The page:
The Great Chocolate War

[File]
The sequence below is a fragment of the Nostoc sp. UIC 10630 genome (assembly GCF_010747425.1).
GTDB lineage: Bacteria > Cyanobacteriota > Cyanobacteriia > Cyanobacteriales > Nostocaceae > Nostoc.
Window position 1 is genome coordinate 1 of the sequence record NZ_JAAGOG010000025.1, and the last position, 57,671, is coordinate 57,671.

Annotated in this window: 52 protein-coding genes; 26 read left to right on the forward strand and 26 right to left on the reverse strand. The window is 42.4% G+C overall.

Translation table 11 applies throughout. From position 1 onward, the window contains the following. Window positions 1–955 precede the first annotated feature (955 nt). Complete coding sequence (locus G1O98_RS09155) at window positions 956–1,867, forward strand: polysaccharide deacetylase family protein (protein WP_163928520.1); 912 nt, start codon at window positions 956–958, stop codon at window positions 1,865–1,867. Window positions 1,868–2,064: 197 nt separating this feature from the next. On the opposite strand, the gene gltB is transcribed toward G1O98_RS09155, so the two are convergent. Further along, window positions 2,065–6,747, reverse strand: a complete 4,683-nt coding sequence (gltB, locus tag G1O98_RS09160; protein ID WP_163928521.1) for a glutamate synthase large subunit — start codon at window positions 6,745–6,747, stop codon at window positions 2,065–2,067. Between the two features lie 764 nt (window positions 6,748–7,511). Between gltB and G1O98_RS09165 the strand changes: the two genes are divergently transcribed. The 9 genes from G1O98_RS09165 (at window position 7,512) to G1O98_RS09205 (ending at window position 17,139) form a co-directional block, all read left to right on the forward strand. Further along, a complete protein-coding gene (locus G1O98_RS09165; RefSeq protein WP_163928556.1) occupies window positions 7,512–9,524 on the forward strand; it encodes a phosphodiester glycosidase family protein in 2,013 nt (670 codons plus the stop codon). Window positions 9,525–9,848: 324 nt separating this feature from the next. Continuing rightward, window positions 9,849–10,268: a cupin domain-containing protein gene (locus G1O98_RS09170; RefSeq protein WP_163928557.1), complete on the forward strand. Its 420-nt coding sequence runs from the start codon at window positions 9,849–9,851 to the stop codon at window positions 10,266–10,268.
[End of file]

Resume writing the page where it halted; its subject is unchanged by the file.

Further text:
-Jason Voiovich, author of the "State of the Brand" & Vice-President of Marketing for AbleNet, Inc. It sounds like something I'd get wrong in a game of "Trivial Pursuit". Name the belated military attempt of King William I to restore his position as monarch over the Belgians. I might have guessed the delicious-sounding "great chocolate war". It sure sounds better than the "Ten Days Campaign", but isn't nearly as tasty. But a "great chocolate war" is exactly what's stirring between candy enemies Hershey Co. and Mars Inc. The former makes the ubiquitous and irresistible Reese's peanut butter cups. The latter makes Snickers, M&Ms, and Dove chocolates. Also yummy. But the skirmish isn't over deliciousness, it's over something much more mundane: Packaging. And none of the lawyers are laughing. Last week, Hershey's lawyers went to work, filing a lawsuit claiming Dove peanut butter chocolate "Promise" squares packaging piggybacks on the success of Reese's by using its orange, brown, and tan color scheme. See for yourself: Okay. I consider myself a reasonable person. And I have irrational love for all types of chocolate. But I am having trouble seeing what the heck these guys are talking about. I'll leave the nitpicking around what the Reese's IP actually covers to the lawyers, but suffice it to say, what other color would you use in your packaging to communicate "peanut butter"? Green? That's "mint". Blue? That's "milk chocolate". Dove already used a lighter shade of orange and yellow for "caramel". Red? Purple? Those seem weird. The orange Dove uses seems to make sense, is in line with the rest of its packaging scheme (other flavors use other colors in the "swoosh"), and wouldn't be confused for Reese's by any reasonable person. What do I think this is really about? A few things. First, Hershey and Mars are the two 800-pound gorillas in the candy market. For years, they've struggled for the top spot, which Hershey recently lost following Mars' $23 billion acquisition of gum-maker Wrigley. Lawsuits are one way to drain a competitors coffers and force them to respond on your terms versus focusing on their own business (think Sun Tzu). Second, Mars should have seen it coming. As Hershey worked to make some (necessary) cost cutting moves – including closing some plants and using cocoa butter substitutes in some of its products – the PR folks at Dove thought it wise to take advantage of the situation. It's "made in the USA" and "pure, rich chocolate" messaging certainly were on-target and competitively appropriate. Methinks Hershey is striking back more out of anger and frustration than any real chance of succeeding in court. But might there be a deeper issue going on? Could Hershey have a secondary motivation? I've been on enough creative teams to know what happens when your work is the subject of a lawsuit. It's not just demoralizing, but puts you on guard as you work on your next campaign. In other words, how willing will you be to step out into bold creative territory when your last campaign landed your client in deposition hell? Certainly, if you mention this to a creative type, they'll be the first to tell you they can "shake it off" and they realize that legal tussles are all "part of the game". However, you can't underestimate the chilling effect legal action has on the creative psyche. I think Hershey knows exactly what they're doing. I think they're putting Mars on notice. Step anywhere close to our creative IP at your peril. And I think it just might work.

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